Demonstrators are lying on the ground, blocking the plane from take-off
The plane, which was due to take asylum seekers to Nigeria and Ghana, has been blocked from leaving the airport after a group of protesters stormed the runway.
All flights due to land at Stansted are now circling the airport waiting to land, or have been diverted to nearby Luton Airport, according to FlightRadar24.
The protest group 'End Deportations' posted pictures of the demonstration on social media
The group, made up of demonstrators from organisations known as ‘End Deportations’, ‘Lesbians and Gays Support the Migrants’ and ‘Plane Stupid’, appear to by lying on the ground in front of the plane.
The protestors were reportedly heard shouting: "No borders, no nations, stop deportations.”
A spokesman for Stansted Airport confirmed the demonstration was taking place on a private runway, rather than the main commercial landing strip.
Air traffic tracker FlightRadar24 tweeted to confirm some planes were unable to land Dramatic images as protestors storm the streets of Skopje Wed, March 22, 2017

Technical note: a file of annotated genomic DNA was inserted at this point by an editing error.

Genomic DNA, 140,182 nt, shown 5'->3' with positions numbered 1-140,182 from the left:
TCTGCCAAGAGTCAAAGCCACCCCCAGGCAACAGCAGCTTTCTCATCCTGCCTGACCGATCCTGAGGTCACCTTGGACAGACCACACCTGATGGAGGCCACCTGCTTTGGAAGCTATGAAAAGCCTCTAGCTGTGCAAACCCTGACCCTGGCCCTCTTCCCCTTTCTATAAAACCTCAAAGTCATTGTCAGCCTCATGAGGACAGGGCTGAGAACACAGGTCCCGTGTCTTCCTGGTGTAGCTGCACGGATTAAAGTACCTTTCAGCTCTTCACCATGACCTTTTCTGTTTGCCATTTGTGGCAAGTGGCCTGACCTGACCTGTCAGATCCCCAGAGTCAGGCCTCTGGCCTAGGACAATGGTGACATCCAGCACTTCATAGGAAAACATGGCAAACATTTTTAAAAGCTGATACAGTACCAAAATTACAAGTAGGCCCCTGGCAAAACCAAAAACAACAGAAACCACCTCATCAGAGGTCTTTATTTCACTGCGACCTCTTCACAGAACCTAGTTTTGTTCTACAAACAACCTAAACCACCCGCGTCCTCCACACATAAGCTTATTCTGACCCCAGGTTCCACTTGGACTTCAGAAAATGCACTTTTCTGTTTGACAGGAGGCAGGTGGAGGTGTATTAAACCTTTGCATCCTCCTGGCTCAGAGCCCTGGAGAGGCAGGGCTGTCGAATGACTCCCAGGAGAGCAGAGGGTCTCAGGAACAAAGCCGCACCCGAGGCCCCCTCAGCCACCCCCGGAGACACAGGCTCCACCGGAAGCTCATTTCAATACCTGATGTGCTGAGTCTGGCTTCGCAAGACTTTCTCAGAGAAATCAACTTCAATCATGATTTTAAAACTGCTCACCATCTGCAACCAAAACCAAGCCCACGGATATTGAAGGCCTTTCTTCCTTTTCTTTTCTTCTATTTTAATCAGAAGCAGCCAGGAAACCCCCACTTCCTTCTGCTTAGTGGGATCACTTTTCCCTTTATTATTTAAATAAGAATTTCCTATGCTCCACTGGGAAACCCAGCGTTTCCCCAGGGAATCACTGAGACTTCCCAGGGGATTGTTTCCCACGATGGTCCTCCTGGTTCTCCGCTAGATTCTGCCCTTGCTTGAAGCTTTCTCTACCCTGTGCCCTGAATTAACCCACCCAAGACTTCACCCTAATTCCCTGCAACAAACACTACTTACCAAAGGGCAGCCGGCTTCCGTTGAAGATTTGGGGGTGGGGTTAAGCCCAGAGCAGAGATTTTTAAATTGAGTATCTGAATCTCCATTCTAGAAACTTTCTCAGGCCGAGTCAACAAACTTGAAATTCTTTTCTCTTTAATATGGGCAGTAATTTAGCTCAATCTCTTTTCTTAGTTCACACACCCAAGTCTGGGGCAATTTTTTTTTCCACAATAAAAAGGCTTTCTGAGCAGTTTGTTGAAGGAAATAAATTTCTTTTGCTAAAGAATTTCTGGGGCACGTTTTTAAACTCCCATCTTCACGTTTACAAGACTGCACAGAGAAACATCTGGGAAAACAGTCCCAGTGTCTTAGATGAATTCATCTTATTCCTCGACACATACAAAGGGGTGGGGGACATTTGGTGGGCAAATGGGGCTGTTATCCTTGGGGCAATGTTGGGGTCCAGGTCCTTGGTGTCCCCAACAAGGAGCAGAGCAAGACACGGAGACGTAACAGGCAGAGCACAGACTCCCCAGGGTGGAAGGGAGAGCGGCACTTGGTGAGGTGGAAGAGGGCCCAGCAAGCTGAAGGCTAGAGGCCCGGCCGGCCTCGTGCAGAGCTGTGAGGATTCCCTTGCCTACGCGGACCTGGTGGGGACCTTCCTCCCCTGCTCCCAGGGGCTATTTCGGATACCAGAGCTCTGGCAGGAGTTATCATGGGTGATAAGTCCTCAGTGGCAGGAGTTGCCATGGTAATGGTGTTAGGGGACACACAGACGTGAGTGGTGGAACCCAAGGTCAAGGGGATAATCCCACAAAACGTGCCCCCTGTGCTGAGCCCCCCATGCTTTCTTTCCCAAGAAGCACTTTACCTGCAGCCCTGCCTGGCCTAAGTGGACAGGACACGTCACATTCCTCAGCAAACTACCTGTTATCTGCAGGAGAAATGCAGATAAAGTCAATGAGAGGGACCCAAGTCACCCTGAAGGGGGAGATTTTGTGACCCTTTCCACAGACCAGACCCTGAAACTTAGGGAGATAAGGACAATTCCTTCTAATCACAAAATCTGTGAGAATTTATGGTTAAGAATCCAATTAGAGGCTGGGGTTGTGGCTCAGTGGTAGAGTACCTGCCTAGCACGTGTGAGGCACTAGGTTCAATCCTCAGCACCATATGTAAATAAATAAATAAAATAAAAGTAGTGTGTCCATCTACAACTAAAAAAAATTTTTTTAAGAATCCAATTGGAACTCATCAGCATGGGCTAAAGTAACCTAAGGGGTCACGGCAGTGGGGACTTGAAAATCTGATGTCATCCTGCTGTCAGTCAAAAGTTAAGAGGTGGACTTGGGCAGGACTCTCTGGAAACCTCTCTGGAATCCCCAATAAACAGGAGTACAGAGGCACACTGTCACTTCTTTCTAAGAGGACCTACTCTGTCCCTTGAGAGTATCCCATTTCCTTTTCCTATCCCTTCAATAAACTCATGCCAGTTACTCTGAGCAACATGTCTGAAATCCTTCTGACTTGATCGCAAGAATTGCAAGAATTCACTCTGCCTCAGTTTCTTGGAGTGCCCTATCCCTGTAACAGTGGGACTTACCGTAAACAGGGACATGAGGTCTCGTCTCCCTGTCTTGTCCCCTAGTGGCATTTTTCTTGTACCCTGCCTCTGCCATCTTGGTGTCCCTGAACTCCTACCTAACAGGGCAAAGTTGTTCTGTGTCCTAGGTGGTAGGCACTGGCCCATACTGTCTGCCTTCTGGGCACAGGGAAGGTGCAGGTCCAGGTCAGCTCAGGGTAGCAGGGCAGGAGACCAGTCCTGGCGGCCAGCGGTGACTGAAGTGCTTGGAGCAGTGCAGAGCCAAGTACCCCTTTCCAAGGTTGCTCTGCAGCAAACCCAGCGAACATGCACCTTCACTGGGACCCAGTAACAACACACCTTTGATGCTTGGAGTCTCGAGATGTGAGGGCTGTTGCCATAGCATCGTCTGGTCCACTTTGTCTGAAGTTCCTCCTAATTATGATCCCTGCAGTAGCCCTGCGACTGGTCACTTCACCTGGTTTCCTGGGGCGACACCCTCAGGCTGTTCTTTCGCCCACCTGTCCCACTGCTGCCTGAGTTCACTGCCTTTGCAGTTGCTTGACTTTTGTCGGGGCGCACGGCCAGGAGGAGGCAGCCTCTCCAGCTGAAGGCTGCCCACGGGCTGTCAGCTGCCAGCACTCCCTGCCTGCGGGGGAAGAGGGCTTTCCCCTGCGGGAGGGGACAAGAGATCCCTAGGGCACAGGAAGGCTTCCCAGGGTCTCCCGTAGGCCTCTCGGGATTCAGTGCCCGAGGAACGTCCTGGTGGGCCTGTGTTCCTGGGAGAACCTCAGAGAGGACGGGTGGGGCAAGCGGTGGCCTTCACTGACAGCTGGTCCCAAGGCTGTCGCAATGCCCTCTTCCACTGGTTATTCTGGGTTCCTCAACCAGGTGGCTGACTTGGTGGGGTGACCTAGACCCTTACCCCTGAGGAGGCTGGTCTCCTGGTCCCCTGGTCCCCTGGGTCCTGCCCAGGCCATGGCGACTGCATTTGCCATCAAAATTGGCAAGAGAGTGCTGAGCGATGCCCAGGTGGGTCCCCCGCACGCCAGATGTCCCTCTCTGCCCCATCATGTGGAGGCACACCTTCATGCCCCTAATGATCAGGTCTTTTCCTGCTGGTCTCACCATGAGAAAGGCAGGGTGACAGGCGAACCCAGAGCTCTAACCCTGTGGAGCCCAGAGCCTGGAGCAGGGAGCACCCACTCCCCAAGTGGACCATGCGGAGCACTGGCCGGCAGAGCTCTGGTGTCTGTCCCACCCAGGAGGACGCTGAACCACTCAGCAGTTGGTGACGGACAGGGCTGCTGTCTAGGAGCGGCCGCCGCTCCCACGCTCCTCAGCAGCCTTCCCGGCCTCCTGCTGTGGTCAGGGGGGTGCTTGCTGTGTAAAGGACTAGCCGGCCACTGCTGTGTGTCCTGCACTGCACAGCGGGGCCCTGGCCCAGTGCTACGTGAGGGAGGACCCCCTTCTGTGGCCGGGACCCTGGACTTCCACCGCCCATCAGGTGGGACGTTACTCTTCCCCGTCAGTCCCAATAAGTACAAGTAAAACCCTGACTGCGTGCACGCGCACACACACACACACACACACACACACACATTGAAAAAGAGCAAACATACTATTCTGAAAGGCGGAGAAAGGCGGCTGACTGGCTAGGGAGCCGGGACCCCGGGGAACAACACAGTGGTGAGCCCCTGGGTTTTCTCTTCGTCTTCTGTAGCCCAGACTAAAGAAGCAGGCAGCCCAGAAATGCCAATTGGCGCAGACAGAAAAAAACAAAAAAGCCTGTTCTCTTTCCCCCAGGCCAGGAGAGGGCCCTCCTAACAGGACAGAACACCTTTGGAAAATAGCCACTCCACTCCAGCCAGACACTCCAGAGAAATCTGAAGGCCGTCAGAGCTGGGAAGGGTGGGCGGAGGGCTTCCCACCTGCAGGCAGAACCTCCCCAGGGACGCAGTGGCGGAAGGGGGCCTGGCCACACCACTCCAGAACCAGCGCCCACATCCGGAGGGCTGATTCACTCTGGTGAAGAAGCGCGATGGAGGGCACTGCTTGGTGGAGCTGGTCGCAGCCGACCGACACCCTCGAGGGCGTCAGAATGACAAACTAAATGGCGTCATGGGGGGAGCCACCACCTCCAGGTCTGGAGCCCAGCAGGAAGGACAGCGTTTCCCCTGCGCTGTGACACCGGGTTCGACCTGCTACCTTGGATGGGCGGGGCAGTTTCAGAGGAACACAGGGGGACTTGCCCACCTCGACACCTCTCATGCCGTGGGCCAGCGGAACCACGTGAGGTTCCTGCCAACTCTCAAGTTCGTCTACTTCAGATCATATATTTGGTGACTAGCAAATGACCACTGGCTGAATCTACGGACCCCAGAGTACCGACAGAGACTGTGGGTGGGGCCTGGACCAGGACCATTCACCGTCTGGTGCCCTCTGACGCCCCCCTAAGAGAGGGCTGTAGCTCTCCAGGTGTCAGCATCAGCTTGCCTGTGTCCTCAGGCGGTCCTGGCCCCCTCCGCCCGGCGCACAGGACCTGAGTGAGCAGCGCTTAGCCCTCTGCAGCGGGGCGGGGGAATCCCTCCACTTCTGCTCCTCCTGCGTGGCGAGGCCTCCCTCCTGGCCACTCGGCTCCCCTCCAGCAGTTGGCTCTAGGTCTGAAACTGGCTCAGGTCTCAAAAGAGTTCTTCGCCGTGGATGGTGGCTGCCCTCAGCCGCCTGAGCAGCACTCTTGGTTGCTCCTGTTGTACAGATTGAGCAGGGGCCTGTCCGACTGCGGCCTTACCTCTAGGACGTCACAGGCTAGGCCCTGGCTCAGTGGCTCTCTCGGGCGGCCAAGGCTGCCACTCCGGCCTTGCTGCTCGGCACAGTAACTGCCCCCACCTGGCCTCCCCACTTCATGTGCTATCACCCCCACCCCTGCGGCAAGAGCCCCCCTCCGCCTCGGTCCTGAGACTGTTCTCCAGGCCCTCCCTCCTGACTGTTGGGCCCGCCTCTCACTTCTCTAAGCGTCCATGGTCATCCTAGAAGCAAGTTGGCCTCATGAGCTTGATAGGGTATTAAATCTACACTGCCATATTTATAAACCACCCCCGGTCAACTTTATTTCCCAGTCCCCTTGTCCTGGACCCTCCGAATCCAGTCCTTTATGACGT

Tens of thousands of demonstrators gathered in Macedonia's capital, Skopje, Tuesday to protest a visit by a European Union envoy who is trying to break the political deadlock that has left the country without a government for three months
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A protestor makes their EU views known
He added: "Flights are currently suspended but there have not been any affected at the moment as it is a quiet period.
"The police have contained whatever the protest is and they are just carrying out further inspections. We hope to resume operations fairly shortly."
Aviation analyst Alex Machetes tweeted: “Once again, protesters have proved they can illegally access airside area of a London airport very easily. Very concerning.”
The protestors can be seen lying on the ground in front of the plane
Both charter and commerical flights are routinely used to deport asylum seekers.
A Freedom of Information request by Express.co.uk found that a total of 9,341 failed asylum seekers were deported using scheduled commercial flights run by budget airlines such as EasyJet between January and October last year.
In 2015, a staggering 10,598 failed asylum seekers were deported this way, according to Home Office figures.
In comparison, the number of failed asylum seekers deported on private, scheduled flights last year was just 1,289, with the figure at 1,877 in 2015.
More to follow…